? Singapore Press Holdings Limited. Reproduced with permission.

The Indians are Singapore’s third largest ethnic group, and the community here boasts one of the largest overseas Indian populations.

Many came here from the Southern part of India after the British settled in Singapore in 1819. Today, almost 60 per cent of the Indian residents here are of ethnic Tamil ancestry. More than half of Singapore’s ethnic Indians are also Hindus.

Known for their entrepreneurial instincts, many Indians set up businesses here, trading everything from textiles to jewellery. Today, they are also well represented in political and professional circles.

A black and white photo of a young Indian mum with her three young children at a textiles and jewellery store The Indians in Singapore are one of the Indian community's largest population overseas.
? Singapore Press Holdings Limited. Reproduced with permission.

You can't talk about Singaporean Indians without mentioning their cuisine, which adds an extra zing in Singapore’s diverse food scene with favourites such as thosai (savoury pancake) and vadai (fried fritter).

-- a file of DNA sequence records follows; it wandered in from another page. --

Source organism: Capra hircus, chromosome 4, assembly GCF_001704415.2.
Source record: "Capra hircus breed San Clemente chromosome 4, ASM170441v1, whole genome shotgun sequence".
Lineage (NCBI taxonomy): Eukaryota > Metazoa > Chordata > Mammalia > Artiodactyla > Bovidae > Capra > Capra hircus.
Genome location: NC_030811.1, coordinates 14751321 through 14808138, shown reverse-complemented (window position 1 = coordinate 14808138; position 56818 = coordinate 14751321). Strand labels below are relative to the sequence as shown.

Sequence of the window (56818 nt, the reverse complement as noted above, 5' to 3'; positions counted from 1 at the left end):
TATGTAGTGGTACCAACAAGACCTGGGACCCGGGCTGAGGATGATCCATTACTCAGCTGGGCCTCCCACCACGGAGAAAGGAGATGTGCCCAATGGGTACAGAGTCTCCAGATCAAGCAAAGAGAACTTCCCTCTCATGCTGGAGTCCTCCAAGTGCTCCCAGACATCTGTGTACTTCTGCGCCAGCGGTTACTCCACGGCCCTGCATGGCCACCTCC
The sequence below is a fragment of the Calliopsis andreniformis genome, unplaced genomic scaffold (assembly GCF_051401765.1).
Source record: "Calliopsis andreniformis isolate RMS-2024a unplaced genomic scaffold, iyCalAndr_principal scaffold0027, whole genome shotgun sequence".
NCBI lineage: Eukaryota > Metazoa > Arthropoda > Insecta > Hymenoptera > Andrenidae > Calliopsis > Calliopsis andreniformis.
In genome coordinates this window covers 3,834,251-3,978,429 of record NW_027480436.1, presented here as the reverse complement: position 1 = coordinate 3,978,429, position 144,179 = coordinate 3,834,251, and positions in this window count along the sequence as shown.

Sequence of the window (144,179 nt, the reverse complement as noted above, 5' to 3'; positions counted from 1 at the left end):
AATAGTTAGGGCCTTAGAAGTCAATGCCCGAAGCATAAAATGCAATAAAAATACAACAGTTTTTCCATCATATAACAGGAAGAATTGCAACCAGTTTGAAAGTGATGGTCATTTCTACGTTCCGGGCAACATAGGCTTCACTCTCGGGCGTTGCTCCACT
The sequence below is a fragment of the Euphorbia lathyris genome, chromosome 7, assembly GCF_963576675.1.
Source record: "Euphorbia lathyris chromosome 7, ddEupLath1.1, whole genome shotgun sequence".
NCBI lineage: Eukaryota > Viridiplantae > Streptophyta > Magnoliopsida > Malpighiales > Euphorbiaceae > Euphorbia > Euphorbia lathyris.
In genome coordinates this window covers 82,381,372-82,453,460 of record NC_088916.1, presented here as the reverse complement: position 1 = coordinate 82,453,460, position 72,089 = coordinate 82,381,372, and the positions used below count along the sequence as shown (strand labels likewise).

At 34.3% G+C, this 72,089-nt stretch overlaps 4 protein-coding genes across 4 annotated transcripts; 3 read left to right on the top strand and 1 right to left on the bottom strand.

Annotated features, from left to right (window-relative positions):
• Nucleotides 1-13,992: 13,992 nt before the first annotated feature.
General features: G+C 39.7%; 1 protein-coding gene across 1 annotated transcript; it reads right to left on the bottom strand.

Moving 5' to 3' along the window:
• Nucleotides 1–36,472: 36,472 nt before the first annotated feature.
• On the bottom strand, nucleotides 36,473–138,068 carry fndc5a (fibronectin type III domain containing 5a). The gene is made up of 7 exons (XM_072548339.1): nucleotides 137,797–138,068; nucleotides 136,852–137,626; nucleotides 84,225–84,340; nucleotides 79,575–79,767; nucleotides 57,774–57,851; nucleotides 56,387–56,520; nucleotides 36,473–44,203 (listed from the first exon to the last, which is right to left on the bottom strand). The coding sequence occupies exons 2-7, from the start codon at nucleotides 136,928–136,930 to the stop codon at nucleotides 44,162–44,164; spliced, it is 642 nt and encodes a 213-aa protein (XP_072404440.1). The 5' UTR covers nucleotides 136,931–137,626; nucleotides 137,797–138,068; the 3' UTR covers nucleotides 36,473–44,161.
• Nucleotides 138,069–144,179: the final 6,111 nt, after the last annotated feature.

Indian festivals here are colourful, upbeat affairs. Deepavali, or the Festival of Lights, is the main Indian festival, while Thaipusam, where devotees pierce themselves in an act of cleansing, is a fascinating spectacle.

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Eurasian

A young Eurasian family posing for a photo at Merlion Park The Eurasians in Singapore epitomise the city's vibrant east meets west vibe.

The small but influential Eurasian community in Singapore encapsulates the East meets West vibe of the country. This ethnic group is made up of people who have mixed European and Asian lineage and have been present in Singapore since the early 19th-century.